Date: 2/27/2008 11:57 am EDT
I am installing a Avaire tile floor in a bathroom. There is a pedestal sink with the Hot & cold pipes coming up through the floor. What is the best way to cut holes in the tile for the pipes to go through. Also, the toilet flange has ended up in the center of a whole tile. What is the best way to cut around this flange - cut a whole in the tile or cut the tile in half and cut out the edge of the tile to fit.
Date: 2/27/2008 5:00 pm EDT
You have posed one of the tuffer questions for Do It Yourselfers to overcome. The procedure is easy enough if you have the right tools. Most DIY'ers don't.
The larger hole for the stool flange can be cut by making a series of "plunge cuts" with your tile saw. Locate the position of the hole, draw it out with a Sharpie then go to nagging away at the tile until you have the hole satisfactory. This is better than cutting through the tile if the footprint of the fixture won't hide the cut. The hole doesn't have to be pretty.
The smaller holes are a little more difficult. You can again use your wet saw to grind away at the backside of the tile. You'll have to remove some of the plastic but only what is necessary. Once you have the tile thin enough from your grinding, you can then punch a hole from the topside and tool it nicely. Use a hammer and a screwdriver for example. You will have escutcheons to cover any missteps as long as they aren't too wild.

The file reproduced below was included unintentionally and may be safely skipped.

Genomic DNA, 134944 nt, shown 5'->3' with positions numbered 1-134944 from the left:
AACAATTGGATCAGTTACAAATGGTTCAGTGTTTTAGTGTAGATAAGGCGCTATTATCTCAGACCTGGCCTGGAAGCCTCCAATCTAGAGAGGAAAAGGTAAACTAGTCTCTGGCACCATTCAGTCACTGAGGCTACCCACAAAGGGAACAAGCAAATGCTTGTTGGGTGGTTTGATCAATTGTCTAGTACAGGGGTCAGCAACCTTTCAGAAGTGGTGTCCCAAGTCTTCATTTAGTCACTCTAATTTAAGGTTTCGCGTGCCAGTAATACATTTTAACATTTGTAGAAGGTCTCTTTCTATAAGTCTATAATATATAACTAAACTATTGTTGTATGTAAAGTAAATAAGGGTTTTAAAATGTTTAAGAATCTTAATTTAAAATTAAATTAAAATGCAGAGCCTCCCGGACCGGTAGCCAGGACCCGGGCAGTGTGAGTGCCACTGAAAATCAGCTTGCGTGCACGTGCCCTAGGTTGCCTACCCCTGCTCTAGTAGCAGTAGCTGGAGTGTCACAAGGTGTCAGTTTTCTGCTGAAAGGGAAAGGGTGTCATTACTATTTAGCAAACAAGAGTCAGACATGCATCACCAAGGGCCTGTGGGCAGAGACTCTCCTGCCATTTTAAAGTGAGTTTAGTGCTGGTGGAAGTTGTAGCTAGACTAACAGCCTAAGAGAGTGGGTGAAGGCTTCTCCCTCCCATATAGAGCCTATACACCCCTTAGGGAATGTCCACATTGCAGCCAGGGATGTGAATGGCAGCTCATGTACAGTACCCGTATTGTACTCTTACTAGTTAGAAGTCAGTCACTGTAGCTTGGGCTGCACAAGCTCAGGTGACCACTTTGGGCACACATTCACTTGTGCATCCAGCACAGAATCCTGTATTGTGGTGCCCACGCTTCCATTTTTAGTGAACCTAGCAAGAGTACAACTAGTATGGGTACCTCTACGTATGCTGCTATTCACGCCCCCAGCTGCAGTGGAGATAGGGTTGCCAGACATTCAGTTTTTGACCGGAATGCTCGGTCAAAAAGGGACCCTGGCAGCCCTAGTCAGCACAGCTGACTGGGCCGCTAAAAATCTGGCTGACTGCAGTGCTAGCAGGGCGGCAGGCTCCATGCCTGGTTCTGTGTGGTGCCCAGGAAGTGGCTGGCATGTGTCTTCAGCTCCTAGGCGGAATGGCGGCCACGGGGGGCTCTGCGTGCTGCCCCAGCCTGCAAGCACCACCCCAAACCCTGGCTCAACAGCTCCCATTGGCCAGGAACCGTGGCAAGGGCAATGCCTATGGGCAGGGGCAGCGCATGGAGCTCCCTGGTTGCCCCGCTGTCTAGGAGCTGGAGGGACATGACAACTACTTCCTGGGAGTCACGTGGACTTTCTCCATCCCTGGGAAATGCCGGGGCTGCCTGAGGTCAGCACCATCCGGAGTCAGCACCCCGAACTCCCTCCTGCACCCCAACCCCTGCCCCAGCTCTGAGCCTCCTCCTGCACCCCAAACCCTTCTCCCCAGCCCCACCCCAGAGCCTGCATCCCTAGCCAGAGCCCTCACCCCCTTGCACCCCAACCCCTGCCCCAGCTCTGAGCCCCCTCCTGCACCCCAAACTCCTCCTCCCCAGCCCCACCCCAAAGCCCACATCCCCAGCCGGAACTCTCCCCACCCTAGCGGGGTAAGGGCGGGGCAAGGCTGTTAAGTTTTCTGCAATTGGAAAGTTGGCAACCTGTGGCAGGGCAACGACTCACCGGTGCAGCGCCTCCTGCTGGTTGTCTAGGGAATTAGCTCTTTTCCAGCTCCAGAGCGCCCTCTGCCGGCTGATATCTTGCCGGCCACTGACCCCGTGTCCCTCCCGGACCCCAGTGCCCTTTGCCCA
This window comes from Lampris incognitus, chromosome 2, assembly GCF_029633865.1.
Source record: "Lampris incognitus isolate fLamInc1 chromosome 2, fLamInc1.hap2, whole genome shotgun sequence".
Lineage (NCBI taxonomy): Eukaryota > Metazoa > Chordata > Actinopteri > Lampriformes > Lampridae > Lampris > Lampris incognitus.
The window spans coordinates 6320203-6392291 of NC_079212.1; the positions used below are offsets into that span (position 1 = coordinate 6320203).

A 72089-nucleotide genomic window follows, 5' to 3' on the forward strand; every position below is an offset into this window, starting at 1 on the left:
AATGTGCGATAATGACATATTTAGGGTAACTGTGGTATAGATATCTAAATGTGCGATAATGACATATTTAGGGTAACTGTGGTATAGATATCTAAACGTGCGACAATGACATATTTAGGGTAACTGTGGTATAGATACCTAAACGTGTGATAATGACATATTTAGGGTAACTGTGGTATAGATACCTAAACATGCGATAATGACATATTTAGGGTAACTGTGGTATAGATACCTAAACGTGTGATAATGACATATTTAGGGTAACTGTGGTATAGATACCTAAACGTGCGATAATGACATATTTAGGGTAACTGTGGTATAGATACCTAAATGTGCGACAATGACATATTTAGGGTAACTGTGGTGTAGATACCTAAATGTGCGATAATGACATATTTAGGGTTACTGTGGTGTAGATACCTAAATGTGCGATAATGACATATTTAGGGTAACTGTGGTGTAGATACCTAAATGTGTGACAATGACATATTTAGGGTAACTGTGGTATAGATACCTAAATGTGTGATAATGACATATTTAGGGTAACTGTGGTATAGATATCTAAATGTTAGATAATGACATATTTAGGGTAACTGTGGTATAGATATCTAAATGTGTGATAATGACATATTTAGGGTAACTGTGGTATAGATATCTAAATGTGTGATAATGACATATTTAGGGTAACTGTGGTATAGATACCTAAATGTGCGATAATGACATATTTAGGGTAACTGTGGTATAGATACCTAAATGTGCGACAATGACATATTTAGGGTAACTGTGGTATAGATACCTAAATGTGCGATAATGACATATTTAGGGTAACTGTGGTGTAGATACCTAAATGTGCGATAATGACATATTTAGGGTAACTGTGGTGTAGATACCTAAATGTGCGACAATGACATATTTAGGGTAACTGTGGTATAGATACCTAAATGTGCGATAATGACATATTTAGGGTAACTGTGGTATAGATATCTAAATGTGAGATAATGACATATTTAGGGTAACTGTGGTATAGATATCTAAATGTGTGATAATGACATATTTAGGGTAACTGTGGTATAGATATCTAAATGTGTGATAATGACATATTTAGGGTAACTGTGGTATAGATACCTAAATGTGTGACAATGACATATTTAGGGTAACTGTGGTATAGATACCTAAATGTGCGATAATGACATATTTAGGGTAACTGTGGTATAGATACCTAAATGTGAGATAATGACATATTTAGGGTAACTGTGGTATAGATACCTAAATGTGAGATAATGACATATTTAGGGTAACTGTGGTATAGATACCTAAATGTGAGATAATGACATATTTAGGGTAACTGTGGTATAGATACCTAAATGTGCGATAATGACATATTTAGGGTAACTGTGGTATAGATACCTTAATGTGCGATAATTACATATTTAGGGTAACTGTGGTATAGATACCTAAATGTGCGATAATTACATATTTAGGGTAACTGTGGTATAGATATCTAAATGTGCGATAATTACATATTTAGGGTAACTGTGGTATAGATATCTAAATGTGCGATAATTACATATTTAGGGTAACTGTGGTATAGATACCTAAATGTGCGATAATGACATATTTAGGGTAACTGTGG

That is the more remedial way to do it.
A pro would use diamond coring saws (hole cutters) for the smaller holes and a right 4" angle grinder with a diamond blade for the larger stool hole. If you have access to those tools you're in good shape.
Avaire is a quality porcelain tile product which is good for the homeowner but hard to deal with when trying to tool it. To make matters worse Avaire is one of the thickest porcelain tiles on the market. Good when it comes to quality, bad when you have to get a hole through it.
Date: 2/28/2008 9:44 am EDT
Thanks so much - this is great information.
Date: 3/11/2008 6:05 pm EDT
I used a 1.25" carbide hole saw, and the first one Made it about a third of the way through before it was warn out. The next one I slowed down my drill press and it seemed to work better, but it still took a toll on the new bit. It did seem to work better to cool the bit with water than oil. But over all it looks awesome, and went together pretty easy, considering it was my first time doing any kind of tile work.
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